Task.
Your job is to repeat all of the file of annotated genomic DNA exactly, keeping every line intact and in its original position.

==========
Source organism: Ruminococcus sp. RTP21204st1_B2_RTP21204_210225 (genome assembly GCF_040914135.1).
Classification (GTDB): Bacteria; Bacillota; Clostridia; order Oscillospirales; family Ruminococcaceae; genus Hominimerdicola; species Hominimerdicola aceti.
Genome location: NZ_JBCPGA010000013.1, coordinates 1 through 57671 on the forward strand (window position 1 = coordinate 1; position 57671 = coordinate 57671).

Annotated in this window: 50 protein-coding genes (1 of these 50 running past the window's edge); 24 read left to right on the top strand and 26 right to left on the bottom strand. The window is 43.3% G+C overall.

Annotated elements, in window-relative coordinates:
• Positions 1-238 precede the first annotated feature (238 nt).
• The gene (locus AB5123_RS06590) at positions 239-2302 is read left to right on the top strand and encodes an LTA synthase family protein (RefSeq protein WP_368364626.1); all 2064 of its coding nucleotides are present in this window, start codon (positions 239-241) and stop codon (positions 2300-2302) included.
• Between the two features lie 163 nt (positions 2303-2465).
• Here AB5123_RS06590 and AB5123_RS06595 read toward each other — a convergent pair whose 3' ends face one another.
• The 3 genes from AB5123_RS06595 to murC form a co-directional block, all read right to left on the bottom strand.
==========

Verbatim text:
Source organism: Ruminococcus sp. RTP21204st1_B2_RTP21204_210225 (genome assembly GCF_040914135.1).
Classification (GTDB): Bacteria; Bacillota; Clostridia; order Oscillospirales; family Ruminococcaceae; genus Hominimerdicola; species Hominimerdicola aceti.
Genome location: NZ_JBCPGA010000013.1, coordinates 1 through 57671 on the forward strand (window position 1 = coordinate 1; position 57671 = coordinate 57671).

Annotated in this window: 50 protein-coding genes (1 of these 50 running past the window's edge); 24 read left to right on the top strand and 26 right to left on the bottom strand. The window is 43.3% G+C overall.

Annotated elements, in window-relative coordinates:
• Positions 1-238 precede the first annotated feature (238 nt).
• The gene (locus AB5123_RS06590) at positions 239-2302 is read left to right on the top strand and encodes an LTA synthase family protein (RefSeq protein WP_368364626.1); all 2064 of its coding nucleotides are present in this window, start codon (positions 239-241) and stop codon (positions 2300-2302) included.
• Between the two features lie 163 nt (positions 2303-2465).
• Here AB5123_RS06590 and AB5123_RS06595 read toward each other — a convergent pair whose 3' ends face one another.
• The 3 genes from AB5123_RS06595 to murC form a co-directional block, all read right to left on the bottom strand.